Twitter reported a sequential drop in user numbers in its fourth-quarter earnings report, after which its shares dived by more than 4% on Thursday. This has not shaken the confidence of the company’s COO, Adam Bain, who is confident that it will do well in the near future. On Thursday, Bain attempted to highlight the company’s product innovation, revenue growth and business units.
A big opportunity for marketers
Twitter recently introduced an option that makes it possible for users to see relevant tweets. This is a huge change from the platform’s standard display in reverse chronological order. Before officially announcing the change, some reports revealed the company’s plans, resulting in a storm of criticism this past weekend. But Bain said that delivering real-time information will continue to be the company’s focus.
Speaking on CNBC’s Squawk on the Street, he said, “We’re focused on live because we think live is actually a really powerful part of the platform, whether live video or live information. On the product side, we’re focused on refining an iconic product, and with this focus on live, we know that we will see a return to user growth.”
In 2015, Twitter’s user base essentially remained stagnant at 300 million, raising concerns about future revenue growth. Talking of the 500 million people who see tweets but do not have Twitter accounts, Bain stressed that there are actually 800 million users on the platform, representing scope and scale for marketers.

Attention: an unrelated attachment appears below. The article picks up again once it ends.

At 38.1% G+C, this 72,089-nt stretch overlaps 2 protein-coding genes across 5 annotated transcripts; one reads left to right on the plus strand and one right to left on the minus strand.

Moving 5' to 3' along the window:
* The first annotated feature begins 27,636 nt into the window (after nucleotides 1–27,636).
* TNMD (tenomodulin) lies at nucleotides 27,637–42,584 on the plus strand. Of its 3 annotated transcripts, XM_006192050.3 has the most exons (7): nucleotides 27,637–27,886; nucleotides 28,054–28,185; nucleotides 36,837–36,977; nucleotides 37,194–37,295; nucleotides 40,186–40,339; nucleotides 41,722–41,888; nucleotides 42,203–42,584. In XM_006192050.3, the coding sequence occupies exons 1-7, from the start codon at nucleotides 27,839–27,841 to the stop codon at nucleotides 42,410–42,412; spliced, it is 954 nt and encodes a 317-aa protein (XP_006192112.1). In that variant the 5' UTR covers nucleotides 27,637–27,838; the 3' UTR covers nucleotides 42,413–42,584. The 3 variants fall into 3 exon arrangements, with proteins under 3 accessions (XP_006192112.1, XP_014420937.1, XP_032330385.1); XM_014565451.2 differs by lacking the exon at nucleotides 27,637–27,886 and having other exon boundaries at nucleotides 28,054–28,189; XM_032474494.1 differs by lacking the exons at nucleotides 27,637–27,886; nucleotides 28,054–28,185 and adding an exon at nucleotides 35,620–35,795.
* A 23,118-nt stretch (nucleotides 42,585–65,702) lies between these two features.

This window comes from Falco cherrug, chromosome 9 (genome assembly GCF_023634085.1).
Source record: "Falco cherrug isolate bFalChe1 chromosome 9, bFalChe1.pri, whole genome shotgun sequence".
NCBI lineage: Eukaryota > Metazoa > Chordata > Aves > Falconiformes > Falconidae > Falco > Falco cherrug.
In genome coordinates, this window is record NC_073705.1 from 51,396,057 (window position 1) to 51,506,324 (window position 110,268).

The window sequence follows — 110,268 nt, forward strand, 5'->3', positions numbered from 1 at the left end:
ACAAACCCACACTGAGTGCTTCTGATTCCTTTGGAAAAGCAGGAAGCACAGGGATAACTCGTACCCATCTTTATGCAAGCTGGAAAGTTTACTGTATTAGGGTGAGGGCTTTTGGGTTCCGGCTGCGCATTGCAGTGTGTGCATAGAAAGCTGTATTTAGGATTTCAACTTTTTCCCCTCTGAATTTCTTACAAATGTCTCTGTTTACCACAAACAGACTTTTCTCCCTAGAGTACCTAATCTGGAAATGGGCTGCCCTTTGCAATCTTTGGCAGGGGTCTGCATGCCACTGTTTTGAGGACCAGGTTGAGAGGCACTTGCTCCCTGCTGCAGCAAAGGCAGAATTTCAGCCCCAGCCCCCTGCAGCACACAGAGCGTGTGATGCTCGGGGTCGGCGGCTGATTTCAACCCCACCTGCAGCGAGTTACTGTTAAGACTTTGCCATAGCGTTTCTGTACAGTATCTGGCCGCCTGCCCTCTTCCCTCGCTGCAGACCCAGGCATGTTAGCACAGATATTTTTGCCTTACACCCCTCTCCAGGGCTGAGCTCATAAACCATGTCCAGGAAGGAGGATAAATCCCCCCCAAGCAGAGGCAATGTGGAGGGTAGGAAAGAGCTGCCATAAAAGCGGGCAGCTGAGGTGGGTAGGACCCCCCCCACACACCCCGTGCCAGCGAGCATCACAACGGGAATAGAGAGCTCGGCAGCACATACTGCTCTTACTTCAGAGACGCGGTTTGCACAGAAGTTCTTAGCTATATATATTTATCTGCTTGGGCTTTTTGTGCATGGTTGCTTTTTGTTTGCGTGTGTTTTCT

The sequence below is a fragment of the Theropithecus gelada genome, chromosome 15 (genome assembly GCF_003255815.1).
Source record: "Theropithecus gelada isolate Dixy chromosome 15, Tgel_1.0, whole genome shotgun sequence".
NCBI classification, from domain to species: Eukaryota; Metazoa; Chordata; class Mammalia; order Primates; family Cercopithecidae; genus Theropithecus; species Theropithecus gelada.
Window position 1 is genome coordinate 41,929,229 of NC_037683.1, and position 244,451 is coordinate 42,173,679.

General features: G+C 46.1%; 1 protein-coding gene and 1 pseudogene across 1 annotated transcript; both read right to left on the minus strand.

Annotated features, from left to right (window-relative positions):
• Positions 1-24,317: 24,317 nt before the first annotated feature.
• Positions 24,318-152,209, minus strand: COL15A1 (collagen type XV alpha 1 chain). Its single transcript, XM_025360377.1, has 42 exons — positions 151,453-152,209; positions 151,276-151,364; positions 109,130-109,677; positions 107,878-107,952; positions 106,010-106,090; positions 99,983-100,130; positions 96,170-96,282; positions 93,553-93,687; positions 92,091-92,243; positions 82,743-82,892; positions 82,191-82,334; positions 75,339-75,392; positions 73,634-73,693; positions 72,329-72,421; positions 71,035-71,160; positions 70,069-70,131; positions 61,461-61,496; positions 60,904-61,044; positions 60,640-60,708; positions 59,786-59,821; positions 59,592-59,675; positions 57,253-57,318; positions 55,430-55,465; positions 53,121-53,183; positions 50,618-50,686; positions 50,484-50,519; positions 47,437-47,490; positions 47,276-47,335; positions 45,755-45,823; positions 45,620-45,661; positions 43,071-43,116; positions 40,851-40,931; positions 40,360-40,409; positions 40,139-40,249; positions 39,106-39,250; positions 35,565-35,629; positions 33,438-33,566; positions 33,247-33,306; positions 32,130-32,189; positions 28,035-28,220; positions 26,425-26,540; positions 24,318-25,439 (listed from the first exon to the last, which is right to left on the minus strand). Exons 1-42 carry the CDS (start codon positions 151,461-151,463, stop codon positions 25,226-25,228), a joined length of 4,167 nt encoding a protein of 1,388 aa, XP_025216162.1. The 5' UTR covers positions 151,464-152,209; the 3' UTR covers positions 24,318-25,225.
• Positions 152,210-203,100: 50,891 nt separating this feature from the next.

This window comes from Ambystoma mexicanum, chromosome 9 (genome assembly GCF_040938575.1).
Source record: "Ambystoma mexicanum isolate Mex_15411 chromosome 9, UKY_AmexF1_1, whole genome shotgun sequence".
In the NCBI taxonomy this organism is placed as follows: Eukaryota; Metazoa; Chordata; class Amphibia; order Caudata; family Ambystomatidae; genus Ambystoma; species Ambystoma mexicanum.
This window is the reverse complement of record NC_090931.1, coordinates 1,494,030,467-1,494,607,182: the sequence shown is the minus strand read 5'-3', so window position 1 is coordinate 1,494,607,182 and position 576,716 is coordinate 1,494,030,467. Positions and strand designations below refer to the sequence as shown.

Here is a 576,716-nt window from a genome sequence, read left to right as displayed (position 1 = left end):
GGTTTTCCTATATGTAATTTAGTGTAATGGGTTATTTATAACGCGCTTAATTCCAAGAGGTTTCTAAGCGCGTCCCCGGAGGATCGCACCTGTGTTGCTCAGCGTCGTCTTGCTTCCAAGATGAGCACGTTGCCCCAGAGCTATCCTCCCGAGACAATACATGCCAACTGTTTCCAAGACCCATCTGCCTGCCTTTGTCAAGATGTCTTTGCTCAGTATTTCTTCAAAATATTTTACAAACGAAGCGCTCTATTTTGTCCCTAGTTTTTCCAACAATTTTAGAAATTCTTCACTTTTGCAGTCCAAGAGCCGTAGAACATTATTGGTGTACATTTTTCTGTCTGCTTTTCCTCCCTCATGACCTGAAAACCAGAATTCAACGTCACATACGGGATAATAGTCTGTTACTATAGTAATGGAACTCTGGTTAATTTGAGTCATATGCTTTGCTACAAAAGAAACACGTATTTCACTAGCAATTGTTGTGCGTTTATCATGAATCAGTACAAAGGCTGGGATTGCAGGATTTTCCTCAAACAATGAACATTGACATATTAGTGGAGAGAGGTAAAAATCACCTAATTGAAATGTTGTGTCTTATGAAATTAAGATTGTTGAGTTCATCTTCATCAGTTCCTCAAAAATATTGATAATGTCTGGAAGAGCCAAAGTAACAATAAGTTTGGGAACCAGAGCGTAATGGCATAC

Twitter has diversified services
Many believe the micro-blogging firm should lay more emphasis on selling user data and open its API (application programming interface) rather than emphasizing on advertising revenue. This will allow third-party developers to create applications for the platform. To this, Bain replied that Twitter is already diversified and gave examples: syndicated ads, data, and licensing, plus its advertising exchange, MoPub.
For 2015, Twitter announced revenue growth of 60% on a year over year basis. Earnings for the quarter came in at 16 cents per share, beating estimates by 4 cents, and revenue was $710 million, which was in line with the consensus. For the first quarter, the company is expected to post revenue of between $595 million and $610 million versus Wall Street’s expectations of about $633 million.